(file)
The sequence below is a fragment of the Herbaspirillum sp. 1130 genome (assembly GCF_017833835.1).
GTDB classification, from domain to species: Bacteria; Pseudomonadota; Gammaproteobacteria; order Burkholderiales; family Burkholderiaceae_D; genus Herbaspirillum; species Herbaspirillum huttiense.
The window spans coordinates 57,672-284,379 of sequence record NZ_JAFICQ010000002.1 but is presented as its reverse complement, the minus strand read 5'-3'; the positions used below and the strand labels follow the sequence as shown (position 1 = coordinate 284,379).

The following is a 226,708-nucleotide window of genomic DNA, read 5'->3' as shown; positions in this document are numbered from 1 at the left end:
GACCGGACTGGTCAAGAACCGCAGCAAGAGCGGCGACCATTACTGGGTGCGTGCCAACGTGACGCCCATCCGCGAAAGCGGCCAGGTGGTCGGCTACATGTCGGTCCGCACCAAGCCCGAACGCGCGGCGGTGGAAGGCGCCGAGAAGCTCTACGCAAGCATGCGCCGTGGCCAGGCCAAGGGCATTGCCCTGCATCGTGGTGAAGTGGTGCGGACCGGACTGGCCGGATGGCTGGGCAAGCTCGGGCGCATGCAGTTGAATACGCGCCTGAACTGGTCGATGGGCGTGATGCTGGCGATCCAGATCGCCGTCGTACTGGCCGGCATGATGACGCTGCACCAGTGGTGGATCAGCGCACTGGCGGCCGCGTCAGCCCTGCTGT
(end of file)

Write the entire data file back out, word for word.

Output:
The sequence below is a fragment of the Herbaspirillum sp. 1130 genome (assembly GCF_017833835.1).
GTDB classification, from domain to species: Bacteria; Pseudomonadota; Gammaproteobacteria; order Burkholderiales; family Burkholderiaceae_D; genus Herbaspirillum; species Herbaspirillum huttiense.
The window spans coordinates 57,672-284,379 of sequence record NZ_JAFICQ010000002.1 but is presented as its reverse complement, the minus strand read 5'-3'; the positions used below and the strand labels follow the sequence as shown (position 1 = coordinate 284,379).

The following is a 226,708-nucleotide window of genomic DNA, read 5'->3' as shown; positions in this document are numbered from 1 at the left end:
GACCGGACTGGTCAAGAACCGCAGCAAGAGCGGCGACCATTACTGGGTGCGTGCCAACGTGACGCCCATCCGCGAAAGCGGCCAGGTGGTCGGCTACATGTCGGTCCGCACCAAGCCCGAACGCGCGGCGGTGGAAGGCGCCGAGAAGCTCTACGCAAGCATGCGCCGTGGCCAGGCCAAGGGCATTGCCCTGCATCGTGGTGAAGTGGTGCGGACCGGACTGGCCGGATGGCTGGGCAAGCTCGGGCGCATGCAGTTGAATACGCGCCTGAACTGGTCGATGGGCGTGATGCTGGCGATCCAGATCGCCGTCGTACTGGCCGGCATGATGACGCTGCACCAGTGGTGGATCAGCGCACTGGCGGCCGCGTCAGCCCTGCTGT